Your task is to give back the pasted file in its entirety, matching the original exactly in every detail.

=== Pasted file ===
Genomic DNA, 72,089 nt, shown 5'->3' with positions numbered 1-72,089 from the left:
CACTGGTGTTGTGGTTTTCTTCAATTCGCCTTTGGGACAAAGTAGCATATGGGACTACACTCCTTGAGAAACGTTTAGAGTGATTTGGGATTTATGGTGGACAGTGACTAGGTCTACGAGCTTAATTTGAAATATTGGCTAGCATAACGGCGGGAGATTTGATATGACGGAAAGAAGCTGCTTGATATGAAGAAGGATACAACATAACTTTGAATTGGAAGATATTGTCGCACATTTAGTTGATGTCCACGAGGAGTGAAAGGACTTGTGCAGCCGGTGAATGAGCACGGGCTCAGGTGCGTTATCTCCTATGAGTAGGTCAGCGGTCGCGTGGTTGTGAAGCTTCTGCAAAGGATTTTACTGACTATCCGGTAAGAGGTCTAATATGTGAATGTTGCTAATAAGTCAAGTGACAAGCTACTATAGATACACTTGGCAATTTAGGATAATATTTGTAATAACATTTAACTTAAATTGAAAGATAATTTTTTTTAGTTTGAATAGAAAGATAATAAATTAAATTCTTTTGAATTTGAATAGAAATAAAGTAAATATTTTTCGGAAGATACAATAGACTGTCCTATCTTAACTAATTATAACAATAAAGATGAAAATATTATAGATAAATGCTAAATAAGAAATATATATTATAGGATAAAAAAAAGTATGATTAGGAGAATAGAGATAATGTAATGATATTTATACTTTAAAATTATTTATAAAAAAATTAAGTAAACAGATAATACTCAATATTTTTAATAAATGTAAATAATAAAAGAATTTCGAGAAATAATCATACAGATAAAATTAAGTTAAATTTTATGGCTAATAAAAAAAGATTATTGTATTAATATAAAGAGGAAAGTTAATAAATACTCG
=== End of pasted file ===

Genomic DNA, 72,089 nt, shown 5'->3' with positions numbered 1-72,089 from the left:
CACTGGTGTTGTGGTTTTCTTCAATTCGCCTTTGGGACAAAGTAGCATATGGGACTACACTCCTTGAGAAACGTTTAGAGTGATTTGGGATTTATGGTGGACAGTGACTAGGTCTACGAGCTTAATTTGAAATATTGGCTAGCATAACGGCGGGAGATTTGATATGACGGAAAGAAGCTGCTTGATATGAAGAAGGATACAACATAACTTTGAATTGGAAGATATTGTCGCACATTTAGTTGATGTCCACGAGGAGTGAAAGGACTTGTGCAGCCGGTGAATGAGCACGGGCTCAGGTGCGTTATCTCCTATGAGTAGGTCAGCGGTCGCGTGGTTGTGAAGCTTCTGCAAAGGATTTTACTGACTATCCGGTAAGAGGTCTAATATGTGAATGTTGCTAATAAGTCAAGTGACAAGCTACTATAGATACACTTGGCAATTTAGGATAATATTTGTAATAACATTTAACTTAAATTGAAAGATAATTTTTTTTAGTTTGAATAGAAAGATAATAAATTAAATTCTTTTGAATTTGAATAGAAATAAAGTAAATATTTTTCGGAAGATACAATAGACTGTCCTATCTTAACTAATTATAACAATAAAGATGAAAATATTATAGATAAATGCTAAATAAGAAATATATATTATAGGATAAAAAAAAGTATGATTAGGAGAATAGAGATAATGTAATGATATTTATACTTTAAAATTATTTATAAAAAAATTAAGTAAACAGATAATACTCAATATTTTTAATAAATGTAAATAATAAAAGAATTTCGAGAAATAATCATACAGATAAAATTAAGTTAAATTTTATGGCTAATAAAAAAAGATTATTGTATTAATATAAAGAGGAAAGTTAATAAATACTCG